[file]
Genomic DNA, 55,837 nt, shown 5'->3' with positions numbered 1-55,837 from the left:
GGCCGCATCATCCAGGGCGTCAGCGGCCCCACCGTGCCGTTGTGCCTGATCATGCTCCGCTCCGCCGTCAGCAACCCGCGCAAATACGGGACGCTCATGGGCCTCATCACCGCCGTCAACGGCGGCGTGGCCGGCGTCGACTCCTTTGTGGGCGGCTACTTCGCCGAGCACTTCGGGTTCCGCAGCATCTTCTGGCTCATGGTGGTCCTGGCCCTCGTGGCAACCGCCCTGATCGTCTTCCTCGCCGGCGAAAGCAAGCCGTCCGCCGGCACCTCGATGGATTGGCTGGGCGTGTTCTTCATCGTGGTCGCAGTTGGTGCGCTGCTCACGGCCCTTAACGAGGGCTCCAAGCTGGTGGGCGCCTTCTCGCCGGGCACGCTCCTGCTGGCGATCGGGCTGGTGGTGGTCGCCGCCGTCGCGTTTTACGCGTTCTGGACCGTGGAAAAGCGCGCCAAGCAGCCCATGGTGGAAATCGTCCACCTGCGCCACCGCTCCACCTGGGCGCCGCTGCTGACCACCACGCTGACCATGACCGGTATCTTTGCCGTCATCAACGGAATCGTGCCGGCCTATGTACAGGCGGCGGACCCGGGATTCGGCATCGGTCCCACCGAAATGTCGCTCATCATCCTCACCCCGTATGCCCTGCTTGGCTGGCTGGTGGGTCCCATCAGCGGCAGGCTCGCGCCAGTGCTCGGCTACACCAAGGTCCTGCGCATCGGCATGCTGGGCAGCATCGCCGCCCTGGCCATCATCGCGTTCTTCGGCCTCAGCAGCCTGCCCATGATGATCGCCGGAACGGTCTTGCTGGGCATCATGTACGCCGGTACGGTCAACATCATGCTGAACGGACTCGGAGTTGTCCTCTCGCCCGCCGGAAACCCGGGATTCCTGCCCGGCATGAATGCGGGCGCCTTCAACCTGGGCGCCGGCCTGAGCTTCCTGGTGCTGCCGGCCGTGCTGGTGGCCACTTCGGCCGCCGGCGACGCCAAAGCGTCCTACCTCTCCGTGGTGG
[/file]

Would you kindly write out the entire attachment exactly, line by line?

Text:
Genomic DNA, 55,837 nt, shown 5'->3' with positions numbered 1-55,837 from the left:
GGCCGCATCATCCAGGGCGTCAGCGGCCCCACCGTGCCGTTGTGCCTGATCATGCTCCGCTCCGCCGTCAGCAACCCGCGCAAATACGGGACGCTCATGGGCCTCATCACCGCCGTCAACGGCGGCGTGGCCGGCGTCGACTCCTTTGTGGGCGGCTACTTCGCCGAGCACTTCGGGTTCCGCAGCATCTTCTGGCTCATGGTGGTCCTGGCCCTCGTGGCAACCGCCCTGATCGTCTTCCTCGCCGGCGAAAGCAAGCCGTCCGCCGGCACCTCGATGGATTGGCTGGGCGTGTTCTTCATCGTGGTCGCAGTTGGTGCGCTGCTCACGGCCCTTAACGAGGGCTCCAAGCTGGTGGGCGCCTTCTCGCCGGGCACGCTCCTGCTGGCGATCGGGCTGGTGGTGGTCGCCGCCGTCGCGTTTTACGCGTTCTGGACCGTGGAAAAGCGCGCCAAGCAGCCCATGGTGGAAATCGTCCACCTGCGCCACCGCTCCACCTGGGCGCCGCTGCTGACCACCACGCTGACCATGACCGGTATCTTTGCCGTCATCAACGGAATCGTGCCGGCCTATGTACAGGCGGCGGACCCGGGATTCGGCATCGGTCCCACCGAAATGTCGCTCATCATCCTCACCCCGTATGCCCTGCTTGGCTGGCTGGTGGGTCCCATCAGCGGCAGGCTCGCGCCAGTGCTCGGCTACACCAAGGTCCTGCGCATCGGCATGCTGGGCAGCATCGCCGCCCTGGCCATCATCGCGTTCTTCGGCCTCAGCAGCCTGCCCATGATGATCGCCGGAACGGTCTTGCTGGGCATCATGTACGCCGGTACGGTCAACATCATGCTGAACGGACTCGGAGTTGTCCTCTCGCCCGCCGGAAACCCGGGATTCCTGCCCGGCATGAATGCGGGCGCCTTCAACCTGGGCGCCGGCCTGAGCTTCCTGGTGCTGCCGGCCGTGCTGGTGGCCACTTCGGCCGCCGGCGACGCCAAAGCGTCCTACCTCTCCGTGGTGG